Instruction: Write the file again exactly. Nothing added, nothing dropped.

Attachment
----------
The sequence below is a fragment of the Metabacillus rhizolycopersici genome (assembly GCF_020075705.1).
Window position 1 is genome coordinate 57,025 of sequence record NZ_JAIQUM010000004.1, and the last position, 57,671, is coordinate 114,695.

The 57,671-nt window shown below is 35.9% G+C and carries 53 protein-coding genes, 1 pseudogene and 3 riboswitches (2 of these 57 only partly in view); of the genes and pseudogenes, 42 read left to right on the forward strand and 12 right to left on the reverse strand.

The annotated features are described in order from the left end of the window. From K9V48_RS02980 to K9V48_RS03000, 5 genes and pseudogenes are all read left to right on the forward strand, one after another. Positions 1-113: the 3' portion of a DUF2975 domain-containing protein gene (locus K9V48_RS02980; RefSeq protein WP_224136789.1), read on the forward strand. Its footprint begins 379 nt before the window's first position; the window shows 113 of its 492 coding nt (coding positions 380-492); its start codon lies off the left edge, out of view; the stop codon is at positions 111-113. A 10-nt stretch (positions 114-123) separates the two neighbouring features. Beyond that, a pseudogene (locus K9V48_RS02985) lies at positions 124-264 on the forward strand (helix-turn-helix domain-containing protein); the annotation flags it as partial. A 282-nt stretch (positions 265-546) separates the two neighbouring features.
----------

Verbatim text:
The sequence below is a fragment of the Metabacillus rhizolycopersici genome (assembly GCF_020075705.1).
Window position 1 is genome coordinate 57,025 of sequence record NZ_JAIQUM010000004.1, and the last position, 57,671, is coordinate 114,695.

The 57,671-nt window shown below is 35.9% G+C and carries 53 protein-coding genes, 1 pseudogene and 3 riboswitches (2 of these 57 only partly in view); of the genes and pseudogenes, 42 read left to right on the forward strand and 12 right to left on the reverse strand.

The annotated features are described in order from the left end of the window. From K9V48_RS02980 to K9V48_RS03000, 5 genes and pseudogenes are all read left to right on the forward strand, one after another. Positions 1-113: the 3' portion of a DUF2975 domain-containing protein gene (locus K9V48_RS02980; RefSeq protein WP_224136789.1), read on the forward strand. Its footprint begins 379 nt before the window's first position; the window shows 113 of its 492 coding nt (coding positions 380-492); its start codon lies off the left edge, out of view; the stop codon is at positions 111-113. A 10-nt stretch (positions 114-123) separates the two neighbouring features. Beyond that, a pseudogene (locus K9V48_RS02985) lies at positions 124-264 on the forward strand (helix-turn-helix domain-containing protein); the annotation flags it as partial. A 282-nt stretch (positions 265-546) separates the two neighbouring features.